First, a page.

New Year resolutions are often sweeping and grand, but often you can reap the biggest rewards by building off the strengths already in place. Helping to make your family safer, stronger and more harmonious in 2024 may not require a complete overhaul, but rather a few strategic tweaks.
“This is a great time to take a step back, take a breath and look at how we as a family are taking care of ourselves and each other,” pediatrician Dr. Steph Lee said. “What are we already doing right? Let’s celebrate that first. Then, let’s think about ways we can improve together and create a list of individual and shared family goals for the new year.”
Here are 8 goals for parents and caregivers:
Get everyone up to date on recommended immunizations. Vaccines are the best way to protect yourself, your children, and other loved ones from dangerous viruses such as flu and COVID, which are spiking among children. Call your pediatrician to make sure your children are up to date on all recommended immunizations, and ask any questions you may have. And remind your children that good hand hygiene habits help prevent the spread of germs.
Do good digital. What are your kids watching on TV and online? Devote some time to researching age-appropriate media. Make a family media use plan and try to prevent gaming from becoming an unhealthy habit. Remember that screen time shouldn't always be done solo. Watch a show together and discuss what’s happening. Play a video game together. Screen time can become bonding time when adults are active participants.
Read together. Set aside time for reading each day. For younger children, build it into the bedtime routine. For older children and teens, share a favorite book by taking turns reading aloud or listen to audiobooks together. Reading has so many brain-boosting benefits for kids. Reading together also strengthens that special bond between you and your child.
Get outside and explore. Spending time outdoors can be a great mood booster, and help families get needed physical activity and vitamin D while enjoying time in nature. Spending time outside also give your child's eyes a healthy screen-time break and help them sleep better at night.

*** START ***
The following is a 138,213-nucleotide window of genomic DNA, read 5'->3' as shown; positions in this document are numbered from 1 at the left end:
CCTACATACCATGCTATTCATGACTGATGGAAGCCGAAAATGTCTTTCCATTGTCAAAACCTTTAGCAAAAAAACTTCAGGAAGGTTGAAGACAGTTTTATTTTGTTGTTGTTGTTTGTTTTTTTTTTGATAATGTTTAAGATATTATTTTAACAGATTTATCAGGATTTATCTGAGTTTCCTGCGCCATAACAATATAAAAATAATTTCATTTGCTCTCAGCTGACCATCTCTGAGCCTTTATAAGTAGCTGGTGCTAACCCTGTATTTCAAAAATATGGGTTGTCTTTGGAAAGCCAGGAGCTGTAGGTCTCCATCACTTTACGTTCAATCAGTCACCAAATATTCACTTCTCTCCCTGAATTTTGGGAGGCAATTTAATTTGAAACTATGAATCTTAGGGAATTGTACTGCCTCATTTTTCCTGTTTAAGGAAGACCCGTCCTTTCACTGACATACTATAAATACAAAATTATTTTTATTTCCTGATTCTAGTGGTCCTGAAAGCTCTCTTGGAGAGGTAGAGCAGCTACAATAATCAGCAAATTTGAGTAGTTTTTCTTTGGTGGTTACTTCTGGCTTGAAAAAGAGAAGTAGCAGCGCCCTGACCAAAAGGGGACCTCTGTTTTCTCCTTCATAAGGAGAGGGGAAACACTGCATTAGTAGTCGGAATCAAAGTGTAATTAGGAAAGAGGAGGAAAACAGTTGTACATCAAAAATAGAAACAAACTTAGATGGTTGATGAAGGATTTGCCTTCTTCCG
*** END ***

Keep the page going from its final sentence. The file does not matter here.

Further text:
Check your car seat limits for safety. Kids grow so fast and they can easily outgrow car seats faster than parents realize. Keep children riding rear-facing as long as possible, up to the limits of their car seat, because it is the safest mode. This commonly includes children under 2 and most children up to age 4. See if there are any new car seat laws that may be going into effect in your state in the new year. Remind anyone who transports your child by car to abide by all safety rules.
Set aside time to cook as a family. Many families enjoy baking treats together during the holidays. Keep the fun going in the new year. Schedule special times to cook together and get children involved, from choosing recipes to buying ingredients at the store. If your child is a fussy eater, this can get them more interested in trying new, healthy foods.
Make a family disaster kit. It's scary to think how disasters like wildfires, hurricanes or tornados could affect our communities, but extreme weather events are becoming more frequent due to climate change. Being ready is one way to be less afraid. Ask your children what they would want with them in a disaster and assemble necessities, like non-perishable foods, flashlights, and bottled water, for when a disaster strikes.
Mind your mental health and practice self-care. When was the last time you had a check-up? Got proper rest? Depression and anxiety can happen to both moms and dads during and after pregnancy, even up to three years after having a child. The National Maternal Mental Health Hotline is available 24/7 by calling 1-833-852-6262. And for non-emergency resources and support, you can contact Postpartum Support International: call or text "Help" to 1-800-944-4773.
“Maybe this is the year you decide to join a parent’s group for support or maybe it’s time you said no to some things, if you’ve felt overextended in the past year,” Dr. Steph Lee said. “Your pediatrician can help you with your child’s health, but we care about parents too. We can give general guidance on self-care. Because when parents are feeling their best, they create a healthy environment for children to thrive.”
Even very young children can also make their own goals and resolutions. For ideas, go here: Healthy New Year's Resolutions for Children & Teens - HealthyChildren.org (https://www.healthychildren.org/English/family-life/family-dynamics/Pages/Healthy-New-Years-Resolutions-for-Kids.aspx)
The American Academy of Pediatrics (AAP) is an organization of 67,000 primary care pediatricians, pediatric medical subspecialists, and pediatric surgical specialists dedicated to the health, safety, and well-being of all infants, children, adolescents, and young adults.
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